How Ford CEO Mark Fields is Channeling Henry Ford to Solve Society’s Mobility Problems

Ford CEO Mark Fields has a vision for the future, and it involves more than just cars.

Ford sells about 7.6% of the world’s vehicles, a $2.3 trillion market, which is expected to reach $3.5 trillion by 2030, a nice trajectory for a mature business, according to Forbes. But the larger transportation market–what people spend to get around via mass transit, taxis, Uber and Lyft, for example–is worth trillions and growing. “We get zero of that,” says Fields. “The question is, how do we get more? Even if we get a small amount, it could be hugely beneficial to the company. This is not about moving from an old business to a new business,” he tells Forbes. “This is about moving to a bigger business.”

As Fields looks toward the future, the company announced on Monday that it would invest 11.4 billion yuan ($1.8 billion) over the next five years to expand research and development in China, the latest effort by the U.S. carmaker to secure a larger slice of the world’s biggest auto market, according to CNBC. Speaking at a corporate event in Shanghai, Fields said the company will introduce the C-MAX Energi, a plug-in hybrid, and the Mondeo conventional hybrid to the China market next year.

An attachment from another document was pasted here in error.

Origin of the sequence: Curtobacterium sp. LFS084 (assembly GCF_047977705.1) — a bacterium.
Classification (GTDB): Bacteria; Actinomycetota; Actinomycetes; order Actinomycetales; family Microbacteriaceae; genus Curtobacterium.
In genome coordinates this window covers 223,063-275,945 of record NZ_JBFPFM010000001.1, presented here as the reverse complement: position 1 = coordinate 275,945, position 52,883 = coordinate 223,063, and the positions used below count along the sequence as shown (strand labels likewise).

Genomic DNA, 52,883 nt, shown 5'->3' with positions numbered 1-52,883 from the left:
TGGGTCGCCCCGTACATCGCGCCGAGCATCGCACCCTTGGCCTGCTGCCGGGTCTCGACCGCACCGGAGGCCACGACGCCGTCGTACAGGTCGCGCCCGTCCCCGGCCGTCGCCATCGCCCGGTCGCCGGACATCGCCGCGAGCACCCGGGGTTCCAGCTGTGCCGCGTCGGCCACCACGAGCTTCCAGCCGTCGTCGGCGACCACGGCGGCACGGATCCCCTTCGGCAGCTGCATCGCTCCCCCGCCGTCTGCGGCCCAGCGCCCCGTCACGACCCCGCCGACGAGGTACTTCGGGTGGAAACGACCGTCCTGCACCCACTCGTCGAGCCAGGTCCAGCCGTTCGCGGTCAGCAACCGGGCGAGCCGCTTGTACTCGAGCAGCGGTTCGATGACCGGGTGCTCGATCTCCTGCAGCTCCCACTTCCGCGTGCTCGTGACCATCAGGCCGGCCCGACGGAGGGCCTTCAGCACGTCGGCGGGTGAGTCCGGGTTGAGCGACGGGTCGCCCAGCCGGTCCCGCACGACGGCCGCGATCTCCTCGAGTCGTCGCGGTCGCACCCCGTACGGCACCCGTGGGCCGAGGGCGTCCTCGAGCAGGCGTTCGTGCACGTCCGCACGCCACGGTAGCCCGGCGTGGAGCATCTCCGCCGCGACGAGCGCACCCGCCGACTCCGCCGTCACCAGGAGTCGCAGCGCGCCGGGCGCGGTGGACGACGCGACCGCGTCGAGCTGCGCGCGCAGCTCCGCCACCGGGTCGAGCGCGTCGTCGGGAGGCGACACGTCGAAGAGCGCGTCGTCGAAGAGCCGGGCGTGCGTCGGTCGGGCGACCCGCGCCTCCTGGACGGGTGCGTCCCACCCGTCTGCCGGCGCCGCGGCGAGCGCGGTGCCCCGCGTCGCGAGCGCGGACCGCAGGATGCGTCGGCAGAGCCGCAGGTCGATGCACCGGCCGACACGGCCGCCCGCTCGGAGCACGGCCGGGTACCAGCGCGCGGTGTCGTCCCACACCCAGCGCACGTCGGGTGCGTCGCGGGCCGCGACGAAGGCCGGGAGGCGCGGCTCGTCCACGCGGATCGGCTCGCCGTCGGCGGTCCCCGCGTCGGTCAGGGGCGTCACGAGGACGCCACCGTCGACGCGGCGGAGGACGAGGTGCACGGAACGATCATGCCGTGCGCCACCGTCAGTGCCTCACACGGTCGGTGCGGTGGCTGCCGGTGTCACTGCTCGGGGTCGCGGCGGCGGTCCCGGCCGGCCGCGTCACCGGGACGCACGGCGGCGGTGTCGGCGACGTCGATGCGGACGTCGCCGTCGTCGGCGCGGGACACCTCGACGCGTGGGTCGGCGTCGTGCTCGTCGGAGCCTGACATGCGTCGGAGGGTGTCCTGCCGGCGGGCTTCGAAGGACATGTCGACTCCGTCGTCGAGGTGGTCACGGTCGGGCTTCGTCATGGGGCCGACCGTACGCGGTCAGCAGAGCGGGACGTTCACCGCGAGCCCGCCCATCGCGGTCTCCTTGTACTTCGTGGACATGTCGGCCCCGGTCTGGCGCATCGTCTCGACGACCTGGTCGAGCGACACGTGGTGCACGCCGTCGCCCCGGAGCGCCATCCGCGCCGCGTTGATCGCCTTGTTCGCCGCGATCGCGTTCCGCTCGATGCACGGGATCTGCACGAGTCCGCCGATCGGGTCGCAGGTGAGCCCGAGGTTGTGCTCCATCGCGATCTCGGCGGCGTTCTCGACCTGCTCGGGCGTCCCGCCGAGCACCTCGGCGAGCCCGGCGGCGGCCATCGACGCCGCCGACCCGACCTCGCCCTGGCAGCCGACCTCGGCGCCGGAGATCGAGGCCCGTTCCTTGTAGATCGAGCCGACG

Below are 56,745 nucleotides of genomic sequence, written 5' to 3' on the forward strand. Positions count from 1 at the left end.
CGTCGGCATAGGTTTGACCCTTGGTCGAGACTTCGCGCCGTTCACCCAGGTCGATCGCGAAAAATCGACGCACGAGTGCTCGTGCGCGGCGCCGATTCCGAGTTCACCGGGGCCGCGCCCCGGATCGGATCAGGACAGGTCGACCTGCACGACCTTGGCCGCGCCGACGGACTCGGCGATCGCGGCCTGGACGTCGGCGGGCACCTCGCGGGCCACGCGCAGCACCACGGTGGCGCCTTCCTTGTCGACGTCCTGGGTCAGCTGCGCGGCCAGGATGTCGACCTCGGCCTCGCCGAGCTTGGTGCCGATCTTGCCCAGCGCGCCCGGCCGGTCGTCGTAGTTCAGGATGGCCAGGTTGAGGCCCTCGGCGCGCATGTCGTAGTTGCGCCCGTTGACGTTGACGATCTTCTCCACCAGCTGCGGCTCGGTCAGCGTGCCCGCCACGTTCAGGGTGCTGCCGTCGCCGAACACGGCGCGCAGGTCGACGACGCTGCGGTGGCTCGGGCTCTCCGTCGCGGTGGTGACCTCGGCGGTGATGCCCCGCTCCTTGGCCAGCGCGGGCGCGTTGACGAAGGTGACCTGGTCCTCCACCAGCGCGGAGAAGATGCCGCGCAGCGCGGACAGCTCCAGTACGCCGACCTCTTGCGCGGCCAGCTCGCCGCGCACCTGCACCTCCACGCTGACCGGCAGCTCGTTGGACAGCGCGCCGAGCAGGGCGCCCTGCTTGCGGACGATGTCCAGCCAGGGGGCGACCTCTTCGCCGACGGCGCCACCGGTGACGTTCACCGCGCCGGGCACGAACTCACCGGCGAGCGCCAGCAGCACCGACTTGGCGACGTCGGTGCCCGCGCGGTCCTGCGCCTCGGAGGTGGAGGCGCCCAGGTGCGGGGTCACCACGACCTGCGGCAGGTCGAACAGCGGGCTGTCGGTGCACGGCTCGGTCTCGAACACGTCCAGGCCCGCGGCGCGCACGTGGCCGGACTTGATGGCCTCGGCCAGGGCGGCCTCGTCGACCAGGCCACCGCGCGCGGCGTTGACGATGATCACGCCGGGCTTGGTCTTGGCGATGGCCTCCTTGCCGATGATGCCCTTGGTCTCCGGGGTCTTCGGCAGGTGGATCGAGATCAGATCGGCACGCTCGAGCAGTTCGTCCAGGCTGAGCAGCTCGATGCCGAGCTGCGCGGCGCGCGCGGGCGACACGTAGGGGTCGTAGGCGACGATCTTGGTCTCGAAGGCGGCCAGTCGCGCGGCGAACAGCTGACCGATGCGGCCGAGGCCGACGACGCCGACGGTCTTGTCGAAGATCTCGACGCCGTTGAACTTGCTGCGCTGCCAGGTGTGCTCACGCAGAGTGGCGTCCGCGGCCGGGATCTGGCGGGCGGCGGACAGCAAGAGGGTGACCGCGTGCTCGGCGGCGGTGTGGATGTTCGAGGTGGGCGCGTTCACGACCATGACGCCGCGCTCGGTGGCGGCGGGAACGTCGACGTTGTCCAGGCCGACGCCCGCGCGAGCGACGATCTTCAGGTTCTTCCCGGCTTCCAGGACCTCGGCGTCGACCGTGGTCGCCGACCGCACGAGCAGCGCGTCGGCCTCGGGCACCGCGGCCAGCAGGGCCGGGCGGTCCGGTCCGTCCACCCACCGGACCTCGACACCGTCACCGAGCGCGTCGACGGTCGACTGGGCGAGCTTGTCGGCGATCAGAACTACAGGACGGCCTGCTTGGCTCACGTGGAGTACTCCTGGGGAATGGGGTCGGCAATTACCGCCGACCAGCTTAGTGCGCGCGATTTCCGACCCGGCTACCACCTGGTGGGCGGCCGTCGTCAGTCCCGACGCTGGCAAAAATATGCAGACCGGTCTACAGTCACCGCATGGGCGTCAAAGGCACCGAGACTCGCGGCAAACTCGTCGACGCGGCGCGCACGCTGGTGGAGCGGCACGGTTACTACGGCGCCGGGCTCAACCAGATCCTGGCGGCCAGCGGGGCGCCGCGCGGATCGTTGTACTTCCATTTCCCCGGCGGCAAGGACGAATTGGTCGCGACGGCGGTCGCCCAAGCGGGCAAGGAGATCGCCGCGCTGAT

Meanwhile, back home on U.S. soil, Fields is pushing Lincoln, Ford’s key luxury brand. The prototype for the 2016 Lincoln Continental gradually awakens when it senses the car’s owner approaching. “Like a child slowly waking to his mother’s voice, the car’s LED headlamps blink on, then a lamp illuminates the ground beneath the driver’s door and soft lights slowly warm the interior, as if the car were stretching to begin a new day,” Forbes explained, noting that reviving Lincoln is an “urgent mission” for Fields.

With luxury cars accounting for one-third of industry profits, Ford’s lack of a credible premium brand means it is missing out on billions of dollars in extra income. But he knows it will take time. “With this sedan concept we really wanted to connote the future,” he told Forbes staff writer Joann Muller




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